David Ross’ Long Path to a World Championship

David Ross

The Red Sox made a number of key transactions prior to the 2013 season. Shane Victornio, Ryan Dempster, and Joel Hanrahan were among the high profile off-season signings. The most underrated sign however was journeymen catcher David Ross.

Many didn’t expect a player that had been with six different teams to be an integral part of the 2013 Red Sox, but Ross was. It has been a long journey for the 13-year veteran.

The Los Angeles Dodgers selected Ross in the 7th round of the 1998 amateur draft out of the University of Florida. He signed and made his major league debut on June 28, 2002. He was with the Dodgers’ organization until 2004.

In 2005, he played for the Pittsburgh Pirates and the San Diego Padres. He would only play in a combined 51 games for both teams.

Ross’ big break came in 2006 when was traded from the Padres, to the Cincinnati Reds. In 90 games, Ross would hit .255 with 21 home runs and 52 RBIs. He was the Reds starting catcher until he was designated for assignment in 2008. The Red Sox later signed him to a minor-league contract for the rest of the 2008 season.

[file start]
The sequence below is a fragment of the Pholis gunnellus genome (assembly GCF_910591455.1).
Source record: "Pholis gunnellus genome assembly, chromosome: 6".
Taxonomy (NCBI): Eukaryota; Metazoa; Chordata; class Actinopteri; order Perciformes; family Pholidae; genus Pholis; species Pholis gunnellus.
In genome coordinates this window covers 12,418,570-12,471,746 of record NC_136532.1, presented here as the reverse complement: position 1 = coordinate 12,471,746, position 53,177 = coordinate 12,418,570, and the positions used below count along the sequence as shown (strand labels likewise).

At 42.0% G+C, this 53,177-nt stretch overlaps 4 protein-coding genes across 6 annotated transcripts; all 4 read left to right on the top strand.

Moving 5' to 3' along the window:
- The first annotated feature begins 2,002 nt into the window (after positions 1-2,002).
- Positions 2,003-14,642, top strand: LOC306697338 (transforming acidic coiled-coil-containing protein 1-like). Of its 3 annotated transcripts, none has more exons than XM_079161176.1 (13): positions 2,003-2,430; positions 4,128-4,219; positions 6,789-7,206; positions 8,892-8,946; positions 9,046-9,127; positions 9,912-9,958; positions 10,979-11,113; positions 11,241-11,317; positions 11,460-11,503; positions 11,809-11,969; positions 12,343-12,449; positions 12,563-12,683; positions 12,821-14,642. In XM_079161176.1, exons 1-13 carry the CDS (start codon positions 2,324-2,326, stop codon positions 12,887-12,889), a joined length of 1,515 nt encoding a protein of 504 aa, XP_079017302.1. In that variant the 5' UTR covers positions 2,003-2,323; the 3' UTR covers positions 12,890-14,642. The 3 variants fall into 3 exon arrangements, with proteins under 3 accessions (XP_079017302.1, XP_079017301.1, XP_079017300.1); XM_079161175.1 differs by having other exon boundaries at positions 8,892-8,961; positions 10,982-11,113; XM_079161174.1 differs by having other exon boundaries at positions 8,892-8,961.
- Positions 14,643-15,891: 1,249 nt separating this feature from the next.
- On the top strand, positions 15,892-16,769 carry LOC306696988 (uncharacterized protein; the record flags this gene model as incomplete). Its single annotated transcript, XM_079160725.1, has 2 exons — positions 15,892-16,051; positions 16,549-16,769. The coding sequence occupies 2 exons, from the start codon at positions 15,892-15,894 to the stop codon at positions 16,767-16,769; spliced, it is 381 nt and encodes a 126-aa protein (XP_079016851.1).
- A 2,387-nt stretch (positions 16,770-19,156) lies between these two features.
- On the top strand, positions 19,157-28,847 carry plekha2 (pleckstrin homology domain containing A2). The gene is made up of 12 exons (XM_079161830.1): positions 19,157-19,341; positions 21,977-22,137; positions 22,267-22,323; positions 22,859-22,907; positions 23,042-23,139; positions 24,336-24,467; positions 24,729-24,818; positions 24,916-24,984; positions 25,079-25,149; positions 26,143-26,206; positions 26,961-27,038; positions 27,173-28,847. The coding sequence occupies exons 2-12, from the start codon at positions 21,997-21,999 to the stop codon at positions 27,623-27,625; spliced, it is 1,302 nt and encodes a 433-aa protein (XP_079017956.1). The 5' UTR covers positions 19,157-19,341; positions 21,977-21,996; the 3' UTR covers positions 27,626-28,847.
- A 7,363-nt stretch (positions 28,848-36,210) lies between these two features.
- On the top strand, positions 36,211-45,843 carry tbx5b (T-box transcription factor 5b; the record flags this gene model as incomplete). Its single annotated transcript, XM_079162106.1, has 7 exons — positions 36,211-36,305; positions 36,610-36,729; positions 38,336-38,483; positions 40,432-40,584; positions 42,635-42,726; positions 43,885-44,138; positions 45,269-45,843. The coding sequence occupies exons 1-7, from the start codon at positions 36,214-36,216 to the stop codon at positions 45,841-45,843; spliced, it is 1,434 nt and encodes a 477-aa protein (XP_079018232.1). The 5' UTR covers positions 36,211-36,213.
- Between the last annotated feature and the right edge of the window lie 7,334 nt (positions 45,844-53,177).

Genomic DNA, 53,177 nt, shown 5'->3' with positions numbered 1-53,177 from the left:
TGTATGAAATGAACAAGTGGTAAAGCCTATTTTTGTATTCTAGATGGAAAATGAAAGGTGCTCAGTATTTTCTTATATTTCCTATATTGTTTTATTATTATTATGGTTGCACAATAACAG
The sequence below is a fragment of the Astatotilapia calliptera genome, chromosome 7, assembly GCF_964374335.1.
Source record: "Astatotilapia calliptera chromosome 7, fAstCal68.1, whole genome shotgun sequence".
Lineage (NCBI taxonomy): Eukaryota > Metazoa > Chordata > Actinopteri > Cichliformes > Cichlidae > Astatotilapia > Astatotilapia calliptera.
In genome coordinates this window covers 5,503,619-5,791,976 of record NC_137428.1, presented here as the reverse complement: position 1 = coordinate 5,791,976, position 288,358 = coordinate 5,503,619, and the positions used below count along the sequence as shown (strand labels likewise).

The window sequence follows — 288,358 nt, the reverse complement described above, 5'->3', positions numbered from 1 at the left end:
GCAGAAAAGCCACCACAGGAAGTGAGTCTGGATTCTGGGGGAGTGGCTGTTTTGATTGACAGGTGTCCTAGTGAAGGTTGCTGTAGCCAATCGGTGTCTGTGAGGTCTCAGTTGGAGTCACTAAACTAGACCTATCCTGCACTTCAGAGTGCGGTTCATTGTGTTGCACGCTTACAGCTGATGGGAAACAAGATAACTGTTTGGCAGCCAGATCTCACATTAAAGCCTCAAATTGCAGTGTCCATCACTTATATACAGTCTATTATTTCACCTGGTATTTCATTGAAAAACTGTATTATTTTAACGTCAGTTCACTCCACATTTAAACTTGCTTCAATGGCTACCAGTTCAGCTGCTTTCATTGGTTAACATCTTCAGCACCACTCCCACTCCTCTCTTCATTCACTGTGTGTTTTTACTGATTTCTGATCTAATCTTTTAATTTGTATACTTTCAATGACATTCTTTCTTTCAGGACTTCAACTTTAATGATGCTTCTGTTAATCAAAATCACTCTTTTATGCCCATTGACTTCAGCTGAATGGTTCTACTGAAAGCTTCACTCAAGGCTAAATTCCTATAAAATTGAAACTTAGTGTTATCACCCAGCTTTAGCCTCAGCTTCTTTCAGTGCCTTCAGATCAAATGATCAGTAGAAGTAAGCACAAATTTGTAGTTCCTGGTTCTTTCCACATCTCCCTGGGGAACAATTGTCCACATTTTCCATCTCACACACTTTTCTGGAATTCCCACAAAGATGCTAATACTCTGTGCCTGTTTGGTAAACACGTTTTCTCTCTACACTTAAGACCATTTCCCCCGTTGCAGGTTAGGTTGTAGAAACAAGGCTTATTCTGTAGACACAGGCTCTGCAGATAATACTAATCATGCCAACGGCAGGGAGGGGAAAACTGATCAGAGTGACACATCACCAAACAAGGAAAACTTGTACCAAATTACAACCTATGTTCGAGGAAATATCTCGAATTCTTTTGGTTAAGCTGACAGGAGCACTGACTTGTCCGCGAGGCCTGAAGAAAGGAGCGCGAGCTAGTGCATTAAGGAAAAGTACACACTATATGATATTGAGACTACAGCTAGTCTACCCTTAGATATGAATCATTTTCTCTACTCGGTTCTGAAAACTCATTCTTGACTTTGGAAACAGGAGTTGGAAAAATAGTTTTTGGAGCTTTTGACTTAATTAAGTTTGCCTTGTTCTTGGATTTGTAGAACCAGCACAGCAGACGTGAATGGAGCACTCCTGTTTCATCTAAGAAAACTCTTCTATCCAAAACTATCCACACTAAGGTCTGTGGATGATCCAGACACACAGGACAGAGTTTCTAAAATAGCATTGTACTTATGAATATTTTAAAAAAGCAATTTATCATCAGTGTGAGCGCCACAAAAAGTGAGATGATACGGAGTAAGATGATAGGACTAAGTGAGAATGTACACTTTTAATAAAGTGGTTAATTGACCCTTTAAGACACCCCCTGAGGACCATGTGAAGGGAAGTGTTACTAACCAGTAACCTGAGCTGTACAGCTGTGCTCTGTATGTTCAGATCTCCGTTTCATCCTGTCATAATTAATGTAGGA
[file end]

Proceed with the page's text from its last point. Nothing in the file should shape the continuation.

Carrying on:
From 2009-2012, Ross was the backup catcher for the Atlanta Braves. He often played when the Braves wanted more of a defensive catcher behind the plate.

Ross signed a two-year, $6.2 million deal to return to the Red Sox in 2013. He had previously played for the club back in 2008.

Ross missed 65 games for the Red Sox during the 2013 regular season because he suffered two concussions throughout the season. Some thought he would never play again, but Ross would return just in time for Boston’s Championship run.

Red Sox Manager John Farrell benched starting catcher Jerrod Saltalamacchia after Boston lost games two and three of the World Series to the St. Louis Cardinals. Saltalamacchia made key errors in both losses and was struggling at the plate as he struck out 19 times in 32 postseason at-bats.

Ross started the rest of the series and was a veteran presence behind the plate. He was an offensive factor in the World Series as well. In Game five, he had two hits and drove in the go-ahead run to win the game 3-1.

Ross is a career .237 hitter, but you can’t measure the importance of what Ross does behind the plate in statistics. The defense, leadership and his veteran presence are intangibles you won’t find on any stat sheet. It’s a good thing the Red Sox know how valuable Ross is to their team.

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